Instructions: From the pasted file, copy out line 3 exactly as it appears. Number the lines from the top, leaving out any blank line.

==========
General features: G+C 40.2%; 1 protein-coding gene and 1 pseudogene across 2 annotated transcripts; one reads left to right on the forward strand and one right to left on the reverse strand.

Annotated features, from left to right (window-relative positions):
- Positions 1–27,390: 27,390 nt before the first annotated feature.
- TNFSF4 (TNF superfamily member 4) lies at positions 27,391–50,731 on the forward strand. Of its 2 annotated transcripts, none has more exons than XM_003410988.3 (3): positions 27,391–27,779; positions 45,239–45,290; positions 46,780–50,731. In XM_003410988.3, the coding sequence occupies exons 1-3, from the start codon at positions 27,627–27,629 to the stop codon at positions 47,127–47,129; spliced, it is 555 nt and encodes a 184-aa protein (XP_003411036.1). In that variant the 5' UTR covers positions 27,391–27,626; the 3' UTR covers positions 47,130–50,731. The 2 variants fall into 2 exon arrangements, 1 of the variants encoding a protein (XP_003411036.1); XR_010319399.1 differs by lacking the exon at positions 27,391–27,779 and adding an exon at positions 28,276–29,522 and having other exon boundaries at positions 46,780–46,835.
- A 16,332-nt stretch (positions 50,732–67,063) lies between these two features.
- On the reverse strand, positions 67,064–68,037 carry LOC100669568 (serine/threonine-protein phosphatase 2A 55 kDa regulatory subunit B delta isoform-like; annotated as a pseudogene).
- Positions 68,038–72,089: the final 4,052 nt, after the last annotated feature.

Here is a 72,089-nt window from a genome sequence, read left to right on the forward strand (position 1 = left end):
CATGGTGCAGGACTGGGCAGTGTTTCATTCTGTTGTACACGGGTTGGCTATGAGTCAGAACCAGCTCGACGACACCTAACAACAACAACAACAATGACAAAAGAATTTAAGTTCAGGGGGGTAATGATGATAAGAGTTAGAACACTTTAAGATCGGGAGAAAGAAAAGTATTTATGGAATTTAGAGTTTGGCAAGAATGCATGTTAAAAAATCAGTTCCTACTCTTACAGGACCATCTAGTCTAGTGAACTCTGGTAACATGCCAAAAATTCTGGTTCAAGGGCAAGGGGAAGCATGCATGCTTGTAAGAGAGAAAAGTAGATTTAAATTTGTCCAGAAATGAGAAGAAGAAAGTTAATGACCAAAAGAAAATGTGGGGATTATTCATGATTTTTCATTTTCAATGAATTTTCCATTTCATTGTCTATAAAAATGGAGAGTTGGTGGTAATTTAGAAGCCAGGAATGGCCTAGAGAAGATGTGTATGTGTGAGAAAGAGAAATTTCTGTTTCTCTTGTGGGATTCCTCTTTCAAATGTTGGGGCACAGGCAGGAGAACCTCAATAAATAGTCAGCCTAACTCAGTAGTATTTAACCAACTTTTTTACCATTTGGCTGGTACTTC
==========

- Positions 1–27,390: 27,390 nt before the first annotated feature.